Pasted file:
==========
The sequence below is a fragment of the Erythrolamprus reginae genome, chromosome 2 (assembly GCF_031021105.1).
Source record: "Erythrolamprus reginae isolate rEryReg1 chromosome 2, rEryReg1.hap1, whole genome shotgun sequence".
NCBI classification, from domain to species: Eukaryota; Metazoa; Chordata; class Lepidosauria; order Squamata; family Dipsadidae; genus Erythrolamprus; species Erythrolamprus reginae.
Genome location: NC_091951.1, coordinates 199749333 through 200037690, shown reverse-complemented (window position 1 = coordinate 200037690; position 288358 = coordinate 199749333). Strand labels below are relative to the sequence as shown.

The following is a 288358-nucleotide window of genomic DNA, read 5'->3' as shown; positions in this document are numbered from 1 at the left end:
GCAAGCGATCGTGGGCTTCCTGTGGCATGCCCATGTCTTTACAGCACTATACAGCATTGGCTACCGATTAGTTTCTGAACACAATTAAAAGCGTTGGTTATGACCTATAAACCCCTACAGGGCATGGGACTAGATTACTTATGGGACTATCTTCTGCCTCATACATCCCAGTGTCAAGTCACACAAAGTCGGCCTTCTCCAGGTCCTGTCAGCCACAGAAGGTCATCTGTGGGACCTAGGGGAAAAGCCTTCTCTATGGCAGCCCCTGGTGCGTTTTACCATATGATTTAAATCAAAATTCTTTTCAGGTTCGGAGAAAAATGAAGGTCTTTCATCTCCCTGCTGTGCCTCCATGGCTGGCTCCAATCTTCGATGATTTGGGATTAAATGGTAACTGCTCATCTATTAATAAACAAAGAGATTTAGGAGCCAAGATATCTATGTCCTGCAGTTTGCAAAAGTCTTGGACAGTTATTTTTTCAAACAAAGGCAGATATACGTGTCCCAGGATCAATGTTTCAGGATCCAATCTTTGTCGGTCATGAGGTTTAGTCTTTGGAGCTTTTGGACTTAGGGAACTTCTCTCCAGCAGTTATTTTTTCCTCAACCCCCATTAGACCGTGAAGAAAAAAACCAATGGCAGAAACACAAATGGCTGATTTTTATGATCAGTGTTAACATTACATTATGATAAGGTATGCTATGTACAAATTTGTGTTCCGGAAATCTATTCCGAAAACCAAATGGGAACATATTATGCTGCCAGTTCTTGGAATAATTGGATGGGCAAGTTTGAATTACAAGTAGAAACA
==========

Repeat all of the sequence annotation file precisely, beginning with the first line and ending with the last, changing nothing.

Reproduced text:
The sequence below is a fragment of the Erythrolamprus reginae genome, chromosome 2 (assembly GCF_031021105.1).
Source record: "Erythrolamprus reginae isolate rEryReg1 chromosome 2, rEryReg1.hap1, whole genome shotgun sequence".
NCBI classification, from domain to species: Eukaryota; Metazoa; Chordata; class Lepidosauria; order Squamata; family Dipsadidae; genus Erythrolamprus; species Erythrolamprus reginae.
Genome location: NC_091951.1, coordinates 199749333 through 200037690, shown reverse-complemented (window position 1 = coordinate 200037690; position 288358 = coordinate 199749333). Strand labels below are relative to the sequence as shown.

The following is a 288358-nucleotide window of genomic DNA, read 5'->3' as shown; positions in this document are numbered from 1 at the left end:
GCAAGCGATCGTGGGCTTCCTGTGGCATGCCCATGTCTTTACAGCACTATACAGCATTGGCTACCGATTAGTTTCTGAACACAATTAAAAGCGTTGGTTATGACCTATAAACCCCTACAGGGCATGGGACTAGATTACTTATGGGACTATCTTCTGCCTCATACATCCCAGTGTCAAGTCACACAAAGTCGGCCTTCTCCAGGTCCTGTCAGCCACAGAAGGTCATCTGTGGGACCTAGGGGAAAAGCCTTCTCTATGGCAGCCCCTGGTGCGTTTTACCATATGATTTAAATCAAAATTCTTTTCAGGTTCGGAGAAAAATGAAGGTCTTTCATCTCCCTGCTGTGCCTCCATGGCTGGCTCCAATCTTCGATGATTTGGGATTAAATGGTAACTGCTCATCTATTAATAAACAAAGAGATTTAGGAGCCAAGATATCTATGTCCTGCAGTTTGCAAAAGTCTTGGACAGTTATTTTTTCAAACAAAGGCAGATATACGTGTCCCAGGATCAATGTTTCAGGATCCAATCTTTGTCGGTCATGAGGTTTAGTCTTTGGAGCTTTTGGACTTAGGGAACTTCTCTCCAGCAGTTATTTTTTCCTCAACCCCCATTAGACCGTGAAGAAAAAAACCAATGGCAGAAACACAAATGGCTGATTTTTATGATCAGTGTTAACATTACATTATGATAAGGTATGCTATGTACAAATTTGTGTTCCGGAAATCTATTCCGAAAACCAAATGGGAACATATTATGCTGCCAGTTCTTGGAATAATTGGATGGGCAAGTTTGAATTACAAGTAGAAACA